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Not closest coverts can protect the game:
Hark! the dog opens ; take thy certain aim ;
The woodcock futters; how he wav'ring flies'!
The wood resounds : he wheels, he drops, he dies.

The tow'ring hawk let future poets fing,
Who terror bears upon his soaring wing :
Let them on high the frighted hern survey,
And lofty numbers paint their airy fray.
Nor Mall the mountain lark the muse detain,
That greets the morning with his early ftrain ;
When, ʼmidst his song, the twinkling glass betrays,
While from each angle fialh the glancing says,
And in thc fun the transient colours blaze :
Pride lures the little warbler from the skies,
The light enamour'd bird deluded dies.

But still the chase, a pleasing task, remains ;
The hound must open in these rural strains.
Soon as Aurora drives away the night,
And edges eastern clouds with rosy light,
The healthy huntsman, with a chearful horn,
Summons the dogs, and greets the dappled morn;
The jocund thunder wakes th' enliven'd hounds,
They rouse from sleep, and answer sounds for sounds ;
Wide through the furzy field their route they take,
Their bleeding bosoms force the thorny brake :
The flying game their smoaking nostrils trace,
No bounding hedge obstructs their eager pace;
The distant mountains echo from afar,
And hanging woods resound the flying war :
The tuneful noise the fprightly courser hears,
Paws the green turf, and pricks his trembling ears ;
The slacken'd rein now gives him all his speed,
Back fies the rapid ground beneath the steed;
Hills, dales, and forests far behind remain,
While the warm scent draws on the deep-mouth'd train
Where shall the trembling hair a shelter find?
Hark! death advances in each gust of wind!
New stratagems and doubling wiles she tries,
Now circling turns, and now at large she flies ;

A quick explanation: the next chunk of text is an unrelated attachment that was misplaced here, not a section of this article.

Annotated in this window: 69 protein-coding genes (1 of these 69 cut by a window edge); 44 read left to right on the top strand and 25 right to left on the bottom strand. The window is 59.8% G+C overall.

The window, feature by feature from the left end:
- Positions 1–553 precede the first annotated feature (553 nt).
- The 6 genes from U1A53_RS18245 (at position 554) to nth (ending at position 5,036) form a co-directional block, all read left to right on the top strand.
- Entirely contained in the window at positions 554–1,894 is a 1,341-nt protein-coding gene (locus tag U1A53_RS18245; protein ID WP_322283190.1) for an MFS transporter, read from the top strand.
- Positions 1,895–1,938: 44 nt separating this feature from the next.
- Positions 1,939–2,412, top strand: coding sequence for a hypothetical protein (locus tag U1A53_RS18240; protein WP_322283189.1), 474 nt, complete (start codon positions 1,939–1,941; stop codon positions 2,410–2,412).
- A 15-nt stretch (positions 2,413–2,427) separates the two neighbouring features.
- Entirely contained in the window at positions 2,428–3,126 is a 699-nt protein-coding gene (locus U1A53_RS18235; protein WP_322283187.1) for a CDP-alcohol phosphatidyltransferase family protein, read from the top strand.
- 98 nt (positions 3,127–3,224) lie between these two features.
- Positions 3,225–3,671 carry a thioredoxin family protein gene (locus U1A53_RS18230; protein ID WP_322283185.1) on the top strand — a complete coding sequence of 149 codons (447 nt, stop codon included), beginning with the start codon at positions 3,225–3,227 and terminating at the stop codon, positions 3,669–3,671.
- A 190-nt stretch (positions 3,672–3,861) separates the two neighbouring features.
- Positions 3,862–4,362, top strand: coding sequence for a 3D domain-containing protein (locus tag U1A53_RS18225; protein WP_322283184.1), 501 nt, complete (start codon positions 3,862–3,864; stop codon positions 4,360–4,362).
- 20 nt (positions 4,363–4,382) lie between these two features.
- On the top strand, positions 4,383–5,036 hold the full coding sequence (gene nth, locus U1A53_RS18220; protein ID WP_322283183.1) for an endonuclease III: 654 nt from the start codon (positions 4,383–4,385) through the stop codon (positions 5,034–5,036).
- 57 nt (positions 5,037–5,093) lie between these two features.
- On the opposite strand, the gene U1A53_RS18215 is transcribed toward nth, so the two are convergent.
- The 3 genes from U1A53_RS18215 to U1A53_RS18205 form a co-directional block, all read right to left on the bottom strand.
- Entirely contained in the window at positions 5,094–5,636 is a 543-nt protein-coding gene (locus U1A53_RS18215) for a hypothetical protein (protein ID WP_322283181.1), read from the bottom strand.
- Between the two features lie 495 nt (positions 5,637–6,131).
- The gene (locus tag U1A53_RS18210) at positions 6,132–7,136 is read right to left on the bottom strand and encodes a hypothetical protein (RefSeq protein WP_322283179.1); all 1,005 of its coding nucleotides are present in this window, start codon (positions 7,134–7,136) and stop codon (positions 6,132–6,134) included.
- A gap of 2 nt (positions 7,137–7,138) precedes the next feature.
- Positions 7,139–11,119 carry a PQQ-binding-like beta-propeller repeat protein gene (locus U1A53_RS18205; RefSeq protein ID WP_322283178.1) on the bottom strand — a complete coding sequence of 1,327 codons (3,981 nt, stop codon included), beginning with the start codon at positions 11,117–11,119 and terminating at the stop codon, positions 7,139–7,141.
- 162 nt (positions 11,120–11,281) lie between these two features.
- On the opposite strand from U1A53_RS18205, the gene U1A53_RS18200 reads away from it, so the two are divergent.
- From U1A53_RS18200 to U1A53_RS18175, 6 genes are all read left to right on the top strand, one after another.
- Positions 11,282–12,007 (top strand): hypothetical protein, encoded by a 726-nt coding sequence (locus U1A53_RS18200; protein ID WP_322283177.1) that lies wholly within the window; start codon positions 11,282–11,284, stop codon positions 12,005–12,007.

Till spent at last, she pants and heaves for breath,
Then lays her down, and waits devouring death,

We cannot part from Mr. Gay without taking some notice of his Trivia, or Art of Walking the Streets ; a didactic poem of the burlesque kind, which he has heighten'd and made entertaining, by many diverting fictions, fimi. lies, digreflions and descriptions, very poetically and artfully introduced. Of these the following fable, by which he accounts for the rise of the Patten, is finely conceived.

Good housewives all the winter's rage despise,
Defended by the riding-hood's disguise :
Or underneath th' umbrella's oily shed,
Safe through the wet on clinking pattens tread.
Let Persian dames th'umbrella's ribs display,

To guard their beauties from the sunny ray;
Or sweating slaves support the shady load,
When eastern monarchs show their state abroad 3
Britain in winter only knows its aid,
To guard from chilly show'rs the walking maid.
But, o! forget not, muse, the patten's praise,
That female implement shall grace thy lays ;
Say from what art divine th' invention came,
And from its origin deduce its name.

Where Lincoln wide extends her fenny soil,
A goodly yeoman


white with toil :
One only daughter bleft his nuptial bed,
Who from her infant hand the poultry fed :
Martha (her careful mother's name) she bore,